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Fixing the decline in apprentice starts

With a dose of innovation there is a way to reverse the fall in apprenticeship numbers

The government has released its Industrial Strategy whitepaper, setting out a programme to provide today’s young people with the skills they need to succeed in the world of work. It followed the news last week that the apprenticeship programme is struggling – presenting us with new challenges about what we can do to avert a long-term decline.

According to official figures, the number of people starting an apprenticeship since the introduction of the apprenticeship levy in April has fallen by 59%. This stark figure tallies with the findings from our own Pearson-CBI research, which found that 46% of businesses were experiencing some form of difficulty in recruiting people for apprenticeships.

The first issue to address is access to funding. Many organisations, particularly SMEs, have found it difficult to access the funding that the apprenticeship levy creates. Many SMEs won’t need to contribute to the fund, but they should be able to take advantage of the resources available. The Education Skills Funding Agency’s announcement on this issue has again been delayed, which is hampering growth in the industry. The government needs to clarify this situation and make it easier for SMEs to access the funding raised by the levy.

Second, we need to be mindful that the levy places new responsibilities onto businesses and respond accordingly to mitigate these. While the bulk of the responsibility is rightly shouldered by the largest companies, medium-sized businesses have also had to adjust to the levy’s requirements – including granting apprentices one day away from work per week for off-site training and contributing to the associated costs. This is a significant undertaking and many small organisations that I speak to would benefit from increased support as they restructure to meet the aims of the levy.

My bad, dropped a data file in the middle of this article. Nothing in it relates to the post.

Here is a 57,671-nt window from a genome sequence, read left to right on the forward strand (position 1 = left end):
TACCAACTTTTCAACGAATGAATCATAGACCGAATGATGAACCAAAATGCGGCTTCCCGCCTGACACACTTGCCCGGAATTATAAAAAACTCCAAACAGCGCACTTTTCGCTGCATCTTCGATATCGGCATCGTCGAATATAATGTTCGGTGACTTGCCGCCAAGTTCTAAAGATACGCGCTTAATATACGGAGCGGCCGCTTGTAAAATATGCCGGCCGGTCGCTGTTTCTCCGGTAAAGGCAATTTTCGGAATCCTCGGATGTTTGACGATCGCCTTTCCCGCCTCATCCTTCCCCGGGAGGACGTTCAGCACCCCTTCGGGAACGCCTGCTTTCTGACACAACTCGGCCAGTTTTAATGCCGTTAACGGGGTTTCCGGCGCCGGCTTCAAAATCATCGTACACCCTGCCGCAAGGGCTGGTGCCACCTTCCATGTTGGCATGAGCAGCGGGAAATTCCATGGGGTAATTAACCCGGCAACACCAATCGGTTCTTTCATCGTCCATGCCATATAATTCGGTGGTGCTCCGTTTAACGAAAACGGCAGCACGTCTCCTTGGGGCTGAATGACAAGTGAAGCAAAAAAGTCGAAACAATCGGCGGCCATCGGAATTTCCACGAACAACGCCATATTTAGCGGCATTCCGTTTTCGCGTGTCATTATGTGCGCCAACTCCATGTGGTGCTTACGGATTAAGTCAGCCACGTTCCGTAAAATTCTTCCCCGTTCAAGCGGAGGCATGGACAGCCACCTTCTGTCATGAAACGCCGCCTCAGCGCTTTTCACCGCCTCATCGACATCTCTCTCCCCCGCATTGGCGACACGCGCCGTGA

Furthermore, while good-quality training is important for apprentices, we do need to remember that granting them one day per week for study presents businesses with a challenge; one day per week amounts to 20% of their total working time. Policymakers may consider halving this time, or even allowing the placement to be shortened and all of the classroom learning to be delivered at the end of the apprenticeship.

These points only address businesses' reservations about the levy. Despite the overall increase in the number of people taking apprenticeships in recent years, vocational study in the UK has not yet gained the prestige that it holds in countries like Germany and Switzerland. I believe that the education sector can do more to drive up the reputation of traditional apprenticeships by raising the profile of ‘higher’ or degree-level apprenticeships.

We have developed a rotational degree apprenticeship programme with leading employers such as IBM, Unilever, Tesco, WPP, Direct Line Group and Pearson, through which students gain experience in three different companies while also graduating debt-free with a BA (Hons) degree. We are also trialling an accelerated degree apprenticeship with the BBC to allow people to complete their studies quickly. This kind of flexible learning will be crucial to the future development of the apprenticeship programme.

This has proven to be popular with employers as it offers them a way to recoup their levy spend, and also with students who have applied in their thousands for a place on this sought-after scheme. Over 1,400 people applied for eight spaces on our BBC apprenticeship – making it more competitive per place than many Oxbridge colleges. This approach shows that, with a dose of innovation, there is a way to reverse the fall in apprenticeship numbers.

If we are to offset what I believe is a short-term fall in apprenticeship starts we need more programmes like this; that deliver value for money for both the employer and the employee and recast what it means to be an apprentice in the 21st century economy. Only then will we have the training and recruitment structures in place to tackle the UK’s productivity problem head-on and meet the economic challenges and changes of the future.

Roxanne Stockwell is principal of Pearson College London